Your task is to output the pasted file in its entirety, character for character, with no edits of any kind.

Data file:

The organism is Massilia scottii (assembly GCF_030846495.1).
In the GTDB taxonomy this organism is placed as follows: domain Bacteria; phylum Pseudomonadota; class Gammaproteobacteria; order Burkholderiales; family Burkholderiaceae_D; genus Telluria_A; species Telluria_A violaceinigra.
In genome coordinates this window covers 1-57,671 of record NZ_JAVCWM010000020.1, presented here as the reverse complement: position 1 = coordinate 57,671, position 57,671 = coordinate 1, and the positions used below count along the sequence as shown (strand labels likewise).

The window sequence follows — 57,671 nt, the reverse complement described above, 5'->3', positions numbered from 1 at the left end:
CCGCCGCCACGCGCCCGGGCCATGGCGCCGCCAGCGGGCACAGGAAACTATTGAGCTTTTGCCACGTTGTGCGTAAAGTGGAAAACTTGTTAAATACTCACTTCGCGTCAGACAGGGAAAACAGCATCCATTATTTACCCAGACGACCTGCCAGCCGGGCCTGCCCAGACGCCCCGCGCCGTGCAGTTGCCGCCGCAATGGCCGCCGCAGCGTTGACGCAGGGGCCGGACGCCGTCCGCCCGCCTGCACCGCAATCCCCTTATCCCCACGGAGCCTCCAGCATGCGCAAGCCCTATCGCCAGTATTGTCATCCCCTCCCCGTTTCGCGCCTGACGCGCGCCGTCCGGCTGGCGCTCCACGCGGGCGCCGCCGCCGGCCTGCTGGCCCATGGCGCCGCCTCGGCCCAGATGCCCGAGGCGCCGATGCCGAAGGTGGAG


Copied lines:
The organism is Massilia scottii (assembly GCF_030846495.1).
In the GTDB taxonomy this organism is placed as follows: domain Bacteria; phylum Pseudomonadota; class Gammaproteobacteria; order Burkholderiales; family Burkholderiaceae_D; genus Telluria_A; species Telluria_A violaceinigra.
In genome coordinates this window covers 1-57,671 of record NZ_JAVCWM010000020.1, presented here as the reverse complement: position 1 = coordinate 57,671, position 57,671 = coordinate 1, and the positions used below count along the sequence as shown (strand labels likewise).

The window sequence follows — 57,671 nt, the reverse complement described above, 5'->3', positions numbered from 1 at the left end:
CCGCCGCCACGCGCCCGGGCCATGGCGCCGCCAGCGGGCACAGGAAACTATTGAGCTTTTGCCACGTTGTGCGTAAAGTGGAAAACTTGTTAAATACTCACTTCGCGTCAGACAGGGAAAACAGCATCCATTATTTACCCAGACGACCTGCCAGCCGGGCCTGCCCAGACGCCCCGCGCCGTGCAGTTGCCGCCGCAATGGCCGCCGCAGCGTTGACGCAGGGGCCGGACGCCGTCCGCCCGCCTGCACCGCAATCCCCTTATCCCCACGGAGCCTCCAGCATGCGCAAGCCCTATCGCCAGTATTGTCATCCCCTCCCCGTTTCGCGCCTGACGCGCGCCGTCCGGCTGGCGCTCCACGCGGGCGCCGCCGCCGGCCTGCTGGCCCATGGCGCCGCCTCGGCCCAGATGCCCGAGGCGCCGATGCCGAAGGTGGAG